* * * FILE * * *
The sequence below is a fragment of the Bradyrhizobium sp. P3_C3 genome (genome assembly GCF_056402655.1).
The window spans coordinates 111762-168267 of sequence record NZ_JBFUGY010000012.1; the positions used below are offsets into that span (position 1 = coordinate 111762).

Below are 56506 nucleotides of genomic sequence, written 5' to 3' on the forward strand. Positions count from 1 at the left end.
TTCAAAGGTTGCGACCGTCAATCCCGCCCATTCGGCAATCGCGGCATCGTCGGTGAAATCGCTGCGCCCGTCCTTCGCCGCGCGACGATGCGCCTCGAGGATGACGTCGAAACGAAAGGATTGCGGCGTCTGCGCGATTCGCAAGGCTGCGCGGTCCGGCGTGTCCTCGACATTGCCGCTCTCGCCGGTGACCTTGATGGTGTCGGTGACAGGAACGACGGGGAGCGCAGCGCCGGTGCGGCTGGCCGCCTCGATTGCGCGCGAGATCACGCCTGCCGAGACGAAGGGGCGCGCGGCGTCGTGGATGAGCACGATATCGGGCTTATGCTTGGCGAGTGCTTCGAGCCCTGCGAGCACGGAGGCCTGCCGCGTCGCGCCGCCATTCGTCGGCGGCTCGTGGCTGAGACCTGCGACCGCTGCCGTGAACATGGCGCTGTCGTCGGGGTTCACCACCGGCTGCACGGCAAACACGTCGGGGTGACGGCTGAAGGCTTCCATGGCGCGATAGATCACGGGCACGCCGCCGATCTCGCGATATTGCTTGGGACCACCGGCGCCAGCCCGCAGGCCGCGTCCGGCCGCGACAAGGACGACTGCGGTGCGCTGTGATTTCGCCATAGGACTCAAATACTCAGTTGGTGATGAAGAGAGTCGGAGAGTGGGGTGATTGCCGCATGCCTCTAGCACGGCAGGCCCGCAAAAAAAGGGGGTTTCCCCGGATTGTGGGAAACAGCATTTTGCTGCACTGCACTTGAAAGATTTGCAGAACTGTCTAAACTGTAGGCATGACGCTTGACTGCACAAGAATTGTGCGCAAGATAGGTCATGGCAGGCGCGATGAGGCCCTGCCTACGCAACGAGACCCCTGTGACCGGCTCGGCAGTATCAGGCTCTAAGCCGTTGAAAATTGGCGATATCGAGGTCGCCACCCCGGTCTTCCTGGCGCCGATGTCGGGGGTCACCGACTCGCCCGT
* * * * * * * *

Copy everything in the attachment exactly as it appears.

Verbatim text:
The sequence below is a fragment of the Bradyrhizobium sp. P3_C3 genome (genome assembly GCF_056402655.1).
The window spans coordinates 111762-168267 of sequence record NZ_JBFUGY010000012.1; the positions used below are offsets into that span (position 1 = coordinate 111762).

Below are 56506 nucleotides of genomic sequence, written 5' to 3' on the forward strand. Positions count from 1 at the left end.
TTCAAAGGTTGCGACCGTCAATCCCGCCCATTCGGCAATCGCGGCATCGTCGGTGAAATCGCTGCGCCCGTCCTTCGCCGCGCGACGATGCGCCTCGAGGATGACGTCGAAACGAAAGGATTGCGGCGTCTGCGCGATTCGCAAGGCTGCGCGGTCCGGCGTGTCCTCGACATTGCCGCTCTCGCCGGTGACCTTGATGGTGTCGGTGACAGGAACGACGGGGAGCGCAGCGCCGGTGCGGCTGGCCGCCTCGATTGCGCGCGAGATCACGCCTGCCGAGACGAAGGGGCGCGCGGCGTCGTGGATGAGCACGATATCGGGCTTATGCTTGGCGAGTGCTTCGAGCCCTGCGAGCACGGAGGCCTGCCGCGTCGCGCCGCCATTCGTCGGCGGCTCGTGGCTGAGACCTGCGACCGCTGCCGTGAACATGGCGCTGTCGTCGGGGTTCACCACCGGCTGCACGGCAAACACGTCGGGGTGACGGCTGAAGGCTTCCATGGCGCGATAGATCACGGGCACGCCGCCGATCTCGCGATATTGCTTGGGACCACCGGCGCCAGCCCGCAGGCCGCGTCCGGCCGCGACAAGGACGACTGCGGTGCGCTGTGATTTCGCCATAGGACTCAAATACTCAGTTGGTGATGAAGAGAGTCGGAGAGTGGGGTGATTGCCGCATGCCTCTAGCACGGCAGGCCCGCAAAAAAAGGGGGTTTCCCCGGATTGTGGGAAACAGCATTTTGCTGCACTGCACTTGAAAGATTTGCAGAACTGTCTAAACTGTAGGCATGACGCTTGACTGCACAAGAATTGTGCGCAAGATAGGTCATGGCAGGCGCGATGAGGCCCTGCCTACGCAACGAGACCCCTGTGACCGGCTCGGCAGTATCAGGCTCTAAGCCGTTGAAAATTGGCGATATCGAGGTCGCCACCCCGGTCTTCCTGGCGCCGATGTCGGGGGTCACCGACTCGCCCGT